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January 16, 2012 5:38 pm
The US-Mexican border is an 800-mile musical frontier unlike any other, a land of cowboy troubadours, mariachi bands, desert rock and narcocorridos – literally “drug ballads”, a by-product of the vicious drug wars that have blighted border cities such as Juarez.
At first sight Tom Russell is an unlikely chronicler of this contentious, porous, blood-soaked boundary. The LA-born singer-songwriter, 58, is urbane and witty, closer in spirit to Tom Lehrer than Cormac McCarthy. He paints, has written detective stories, once worked as a cab driver in New York and briefly taught criminology in Nigeria. His songs have been covered by singers ranging from Johnny Cash to KD Lang but he has never made the breakthrough from cult to mainstream. Considering his interest in outcasts and rebels perhaps he’s happy that way.
His latest album, Mesabi, takes its name from the Minnesotan iron range near Bob Dylan’s childhood home. Russell opened with a slow version of “A Hard Rain’s a-Gonna-Fall” before segueing into the chugging blue-collar rock of Mesabi’s title track. His voice was a dramatic vibrato, painting in bold tones verses that travelled southwards from Dylan’s hometown, the “Bethlehem of the troubadour kid”, to Russell’s own upbringing in 1960s California, a boy dreaming of Tijuana and “the dark-eyed ladies in the cowboy songs”.
Mesabi’s guests are a Who’s Who of modern Americana: Calexico, Gretchen Peters, Lucinda Williams. At Cecil Sharp House, however, Russell played acoustic guitar with a single accompanist, the guitarist Thad Beckman, whose ornate, Latinate harmonies brought to life the Tex-Mex borderland where Russell currently lives, in El Paso, over the frontier from Juarez.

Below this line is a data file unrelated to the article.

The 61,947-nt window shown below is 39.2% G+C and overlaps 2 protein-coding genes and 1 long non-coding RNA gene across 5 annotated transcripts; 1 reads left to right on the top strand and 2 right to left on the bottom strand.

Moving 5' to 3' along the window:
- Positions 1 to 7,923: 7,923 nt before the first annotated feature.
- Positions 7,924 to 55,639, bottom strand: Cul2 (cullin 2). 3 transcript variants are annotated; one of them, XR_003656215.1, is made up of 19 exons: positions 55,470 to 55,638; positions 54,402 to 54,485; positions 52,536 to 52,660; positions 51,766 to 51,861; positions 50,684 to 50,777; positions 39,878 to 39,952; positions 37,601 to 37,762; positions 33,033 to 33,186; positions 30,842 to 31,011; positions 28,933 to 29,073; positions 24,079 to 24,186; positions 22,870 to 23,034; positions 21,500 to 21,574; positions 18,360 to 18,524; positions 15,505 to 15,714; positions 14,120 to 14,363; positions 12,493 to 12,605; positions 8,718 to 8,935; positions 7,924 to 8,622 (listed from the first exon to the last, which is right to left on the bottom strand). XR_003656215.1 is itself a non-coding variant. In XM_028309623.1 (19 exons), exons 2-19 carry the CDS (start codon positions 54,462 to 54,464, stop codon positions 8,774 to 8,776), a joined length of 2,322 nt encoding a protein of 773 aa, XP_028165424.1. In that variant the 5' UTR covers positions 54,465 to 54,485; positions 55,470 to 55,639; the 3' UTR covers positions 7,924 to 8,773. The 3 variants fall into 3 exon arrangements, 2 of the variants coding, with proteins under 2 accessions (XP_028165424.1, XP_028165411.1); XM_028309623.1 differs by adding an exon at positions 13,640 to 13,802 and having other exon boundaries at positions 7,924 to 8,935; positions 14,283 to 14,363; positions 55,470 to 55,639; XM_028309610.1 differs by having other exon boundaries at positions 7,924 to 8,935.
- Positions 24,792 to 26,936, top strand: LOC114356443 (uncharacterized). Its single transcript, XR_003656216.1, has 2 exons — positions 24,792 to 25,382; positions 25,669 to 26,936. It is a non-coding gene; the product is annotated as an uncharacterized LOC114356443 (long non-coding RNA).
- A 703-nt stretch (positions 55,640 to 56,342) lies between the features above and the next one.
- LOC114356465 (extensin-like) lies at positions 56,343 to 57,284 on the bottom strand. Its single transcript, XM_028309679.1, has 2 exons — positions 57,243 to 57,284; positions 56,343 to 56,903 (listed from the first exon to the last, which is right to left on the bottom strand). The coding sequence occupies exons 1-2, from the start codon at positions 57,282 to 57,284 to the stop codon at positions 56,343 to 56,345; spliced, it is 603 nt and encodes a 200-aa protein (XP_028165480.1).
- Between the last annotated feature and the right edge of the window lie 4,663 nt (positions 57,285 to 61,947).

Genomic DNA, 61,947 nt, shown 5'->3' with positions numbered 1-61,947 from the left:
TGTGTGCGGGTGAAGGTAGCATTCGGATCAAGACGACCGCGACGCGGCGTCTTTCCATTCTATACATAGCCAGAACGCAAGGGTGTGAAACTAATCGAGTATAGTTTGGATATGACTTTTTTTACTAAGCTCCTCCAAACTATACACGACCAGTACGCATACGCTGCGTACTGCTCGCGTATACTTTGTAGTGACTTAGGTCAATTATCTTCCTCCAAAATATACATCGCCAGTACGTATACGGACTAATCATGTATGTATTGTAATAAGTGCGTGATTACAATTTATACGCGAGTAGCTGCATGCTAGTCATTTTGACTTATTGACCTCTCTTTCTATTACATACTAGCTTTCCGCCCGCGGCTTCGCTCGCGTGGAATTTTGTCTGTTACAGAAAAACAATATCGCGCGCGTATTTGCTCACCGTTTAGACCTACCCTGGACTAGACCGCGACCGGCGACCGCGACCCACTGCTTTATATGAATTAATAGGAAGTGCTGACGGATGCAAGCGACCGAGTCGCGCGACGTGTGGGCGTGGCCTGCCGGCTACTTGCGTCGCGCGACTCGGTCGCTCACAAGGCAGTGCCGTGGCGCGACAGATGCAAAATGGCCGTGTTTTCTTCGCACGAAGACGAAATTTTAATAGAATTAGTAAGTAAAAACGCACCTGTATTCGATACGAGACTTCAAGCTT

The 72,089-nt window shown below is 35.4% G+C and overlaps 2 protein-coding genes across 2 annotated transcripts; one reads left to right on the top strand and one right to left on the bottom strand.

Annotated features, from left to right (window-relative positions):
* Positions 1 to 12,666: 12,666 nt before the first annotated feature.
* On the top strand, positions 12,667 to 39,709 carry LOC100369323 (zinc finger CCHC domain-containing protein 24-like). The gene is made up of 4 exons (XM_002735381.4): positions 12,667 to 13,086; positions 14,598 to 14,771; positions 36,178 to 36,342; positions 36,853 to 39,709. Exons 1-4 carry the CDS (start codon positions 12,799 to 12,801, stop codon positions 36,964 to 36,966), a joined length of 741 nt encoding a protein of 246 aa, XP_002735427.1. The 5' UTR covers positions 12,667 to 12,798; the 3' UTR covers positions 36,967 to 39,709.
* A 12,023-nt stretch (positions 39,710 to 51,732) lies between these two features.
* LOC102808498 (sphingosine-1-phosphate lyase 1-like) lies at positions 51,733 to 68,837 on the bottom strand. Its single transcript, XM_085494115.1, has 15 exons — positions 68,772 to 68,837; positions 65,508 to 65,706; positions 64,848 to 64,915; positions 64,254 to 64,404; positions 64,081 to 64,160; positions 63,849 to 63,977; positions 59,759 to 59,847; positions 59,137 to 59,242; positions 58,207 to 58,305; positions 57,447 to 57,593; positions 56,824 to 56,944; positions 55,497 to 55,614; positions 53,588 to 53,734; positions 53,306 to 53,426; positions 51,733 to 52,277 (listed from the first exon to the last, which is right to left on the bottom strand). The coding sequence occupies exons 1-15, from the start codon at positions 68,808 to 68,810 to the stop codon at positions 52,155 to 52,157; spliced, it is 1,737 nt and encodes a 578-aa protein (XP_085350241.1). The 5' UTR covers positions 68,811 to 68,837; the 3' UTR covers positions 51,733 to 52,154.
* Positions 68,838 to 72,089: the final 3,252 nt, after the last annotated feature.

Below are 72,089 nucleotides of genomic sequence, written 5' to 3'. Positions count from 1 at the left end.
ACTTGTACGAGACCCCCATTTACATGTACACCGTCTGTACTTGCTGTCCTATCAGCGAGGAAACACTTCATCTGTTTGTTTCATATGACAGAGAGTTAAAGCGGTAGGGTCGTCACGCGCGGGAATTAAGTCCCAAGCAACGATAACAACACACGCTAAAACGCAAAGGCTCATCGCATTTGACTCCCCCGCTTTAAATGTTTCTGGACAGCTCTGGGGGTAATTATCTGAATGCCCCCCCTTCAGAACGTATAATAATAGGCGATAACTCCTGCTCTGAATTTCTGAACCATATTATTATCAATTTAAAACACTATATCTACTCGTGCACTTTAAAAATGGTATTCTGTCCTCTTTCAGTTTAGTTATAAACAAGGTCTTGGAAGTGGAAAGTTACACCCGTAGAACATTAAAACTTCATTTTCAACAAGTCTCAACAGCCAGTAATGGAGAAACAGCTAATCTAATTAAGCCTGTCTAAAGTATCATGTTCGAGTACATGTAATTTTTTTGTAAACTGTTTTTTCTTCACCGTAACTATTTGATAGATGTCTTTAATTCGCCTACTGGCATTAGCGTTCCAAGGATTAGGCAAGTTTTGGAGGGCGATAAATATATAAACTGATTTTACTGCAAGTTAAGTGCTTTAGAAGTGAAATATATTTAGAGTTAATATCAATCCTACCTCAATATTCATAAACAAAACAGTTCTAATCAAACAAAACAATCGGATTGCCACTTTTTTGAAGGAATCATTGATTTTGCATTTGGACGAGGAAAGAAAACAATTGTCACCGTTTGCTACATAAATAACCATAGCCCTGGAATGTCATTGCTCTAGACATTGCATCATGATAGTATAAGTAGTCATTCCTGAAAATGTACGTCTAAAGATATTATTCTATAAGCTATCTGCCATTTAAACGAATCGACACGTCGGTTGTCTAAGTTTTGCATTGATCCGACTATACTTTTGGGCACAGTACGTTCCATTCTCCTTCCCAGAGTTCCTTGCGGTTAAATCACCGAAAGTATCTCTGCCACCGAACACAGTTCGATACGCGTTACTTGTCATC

“Furious Love (For Liz)” was a waltz about a visit Liz Taylor paid to Juarez when it was an exotic destination for thrill-seeking northerners. “And God Created Border Towns” lamented the city’s present-day takeover by execution squads, a place where, in Russell’s vivid description, “the devil wears a ski mask”.
This was complex ground for a North American songwriter to cover, but Russell did so with a skilful mix of mourning, outrage, noirishness, nostalgia and black humour. The music lost a bit of colour with the absence of the mariachi trumpets and accordion of the recorded songs; yet Beckman’s versatile guitar-playing did much to compensate.
A cast of other characters emerged in the songs – “Sterling Hayden” was a superb portrait of the tough-guy actor, wracked with remorse for “finking” to the McCarthy Commission – but the US-Mexican frontier remained the main focus. A recurrent theme was the gap between the area’s entwined musical legacy and its social and political inequalities, building to the magnificent closer “Who’s Gonna Build Your Wall?” – a rousing satire about anti-Mexican hysteria in US southern states that would have done Woody Guthrie proud.
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